I downloaded the Arnie Swim Guide about 3 weeks ago and I'm a bit frustrated at my lack of progress.
I'll start with my swimming background: I took swimming lessons when I was 8yrs old. I only learnt the breaststroke however and now I want to learn the other strokes starting with freestyle. When I swim freestyle, I get tired/run out of breath at the 50m mark.
However I can swim 1500m breaststroke with ease. I can also swim a 600m freestyle if I use a pull buoy. No pull buoy and I can't go past 50m.
I bought the arnie guide but the 1st development session requires a 100m freestyle that I can't even complete. I've been doing the drills at 50m lengths instead of 100 but am not seeing any progress after 3 weeks. I know the problem is my body position but I'm just not seeing any improvement in this regard and am losing faith!
N times 5-10meters of what you believe your free style should be. Within this 5-10meters, take a breath. Only one. Switch side once in a whilst, but take time to at least become good at breathing on one side, before attacking the other side. Come back to the wall by your own means (breast I suppose )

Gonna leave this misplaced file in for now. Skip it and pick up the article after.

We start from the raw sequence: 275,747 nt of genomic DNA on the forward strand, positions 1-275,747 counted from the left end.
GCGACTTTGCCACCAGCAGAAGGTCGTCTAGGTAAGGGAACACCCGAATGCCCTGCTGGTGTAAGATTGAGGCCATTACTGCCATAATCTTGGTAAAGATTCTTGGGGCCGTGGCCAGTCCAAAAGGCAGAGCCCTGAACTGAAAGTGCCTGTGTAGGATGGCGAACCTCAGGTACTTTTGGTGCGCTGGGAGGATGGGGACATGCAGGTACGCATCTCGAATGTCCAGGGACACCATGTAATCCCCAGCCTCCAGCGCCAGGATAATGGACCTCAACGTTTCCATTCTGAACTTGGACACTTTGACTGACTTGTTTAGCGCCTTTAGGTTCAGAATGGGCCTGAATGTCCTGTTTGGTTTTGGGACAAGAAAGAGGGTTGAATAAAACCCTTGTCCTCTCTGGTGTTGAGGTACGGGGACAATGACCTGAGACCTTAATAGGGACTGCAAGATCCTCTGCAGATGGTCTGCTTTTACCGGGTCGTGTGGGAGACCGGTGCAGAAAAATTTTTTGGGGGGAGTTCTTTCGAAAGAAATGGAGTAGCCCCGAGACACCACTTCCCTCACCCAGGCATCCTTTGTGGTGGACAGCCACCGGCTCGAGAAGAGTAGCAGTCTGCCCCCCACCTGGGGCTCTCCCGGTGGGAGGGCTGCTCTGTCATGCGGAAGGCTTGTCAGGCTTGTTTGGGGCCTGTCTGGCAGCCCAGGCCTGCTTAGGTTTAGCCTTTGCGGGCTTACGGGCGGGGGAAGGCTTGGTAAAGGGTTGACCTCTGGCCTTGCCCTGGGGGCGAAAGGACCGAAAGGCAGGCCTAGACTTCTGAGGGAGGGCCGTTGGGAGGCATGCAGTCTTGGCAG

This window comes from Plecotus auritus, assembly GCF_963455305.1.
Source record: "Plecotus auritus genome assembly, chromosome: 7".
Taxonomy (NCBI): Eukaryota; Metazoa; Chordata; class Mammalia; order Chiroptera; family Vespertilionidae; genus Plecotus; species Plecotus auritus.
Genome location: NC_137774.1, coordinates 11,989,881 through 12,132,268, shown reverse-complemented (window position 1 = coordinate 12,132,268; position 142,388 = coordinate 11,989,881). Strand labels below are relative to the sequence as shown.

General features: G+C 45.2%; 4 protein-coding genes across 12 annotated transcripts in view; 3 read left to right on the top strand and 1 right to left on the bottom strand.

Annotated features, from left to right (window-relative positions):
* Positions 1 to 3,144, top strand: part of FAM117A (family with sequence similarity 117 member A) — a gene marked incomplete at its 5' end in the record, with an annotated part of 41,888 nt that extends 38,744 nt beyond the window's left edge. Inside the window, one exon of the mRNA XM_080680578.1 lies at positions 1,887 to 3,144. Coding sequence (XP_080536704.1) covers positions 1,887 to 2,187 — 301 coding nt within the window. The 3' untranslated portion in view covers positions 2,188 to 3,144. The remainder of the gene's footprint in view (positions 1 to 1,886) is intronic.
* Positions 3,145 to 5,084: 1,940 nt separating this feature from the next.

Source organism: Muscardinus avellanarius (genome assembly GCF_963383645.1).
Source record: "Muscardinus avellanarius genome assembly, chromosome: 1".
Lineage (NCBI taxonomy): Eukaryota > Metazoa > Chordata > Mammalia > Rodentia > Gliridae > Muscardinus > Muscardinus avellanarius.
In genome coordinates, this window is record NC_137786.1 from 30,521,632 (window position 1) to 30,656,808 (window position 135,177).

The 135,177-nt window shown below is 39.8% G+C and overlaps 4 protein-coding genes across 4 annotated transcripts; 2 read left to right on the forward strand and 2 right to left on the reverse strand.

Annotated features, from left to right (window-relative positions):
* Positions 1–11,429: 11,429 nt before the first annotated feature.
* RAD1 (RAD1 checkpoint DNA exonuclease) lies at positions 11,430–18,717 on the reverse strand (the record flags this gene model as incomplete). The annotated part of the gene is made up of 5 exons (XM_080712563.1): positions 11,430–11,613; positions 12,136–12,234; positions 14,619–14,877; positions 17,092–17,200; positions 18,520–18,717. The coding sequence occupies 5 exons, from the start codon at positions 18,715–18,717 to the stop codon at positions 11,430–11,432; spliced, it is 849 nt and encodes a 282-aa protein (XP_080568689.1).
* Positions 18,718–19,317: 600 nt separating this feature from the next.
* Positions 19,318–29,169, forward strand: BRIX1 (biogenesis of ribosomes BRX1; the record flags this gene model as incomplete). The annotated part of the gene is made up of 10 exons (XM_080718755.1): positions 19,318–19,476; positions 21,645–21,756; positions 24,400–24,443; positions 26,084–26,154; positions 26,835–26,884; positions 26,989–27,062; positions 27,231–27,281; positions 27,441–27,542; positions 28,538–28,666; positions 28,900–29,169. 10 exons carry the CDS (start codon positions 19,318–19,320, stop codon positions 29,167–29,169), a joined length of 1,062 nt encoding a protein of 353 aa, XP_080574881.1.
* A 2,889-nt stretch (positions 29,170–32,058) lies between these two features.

The idea here, is that you can't, within a full length, compose yourself enough to get to apply what you think you should apply. I've just help an Arnie in this manner. Could barely perform a full 25m. Legs very very deep. He'd need at least 2 pull buoys to swim at the surface, or a pair of fins. His arms could barely recover over the water (lack of body rotation).
I put him on a 60x10meter. Simple, not threatening, lots of repeats could get him in the zone. He did this twice (on 2 different sessions with a full week off pool in between). And all of a sudden, he could then swim perpetually. No fins, no pull, legs are at the surface, body rotation is good enough to allow his arms to recover. A completely different swimmer now.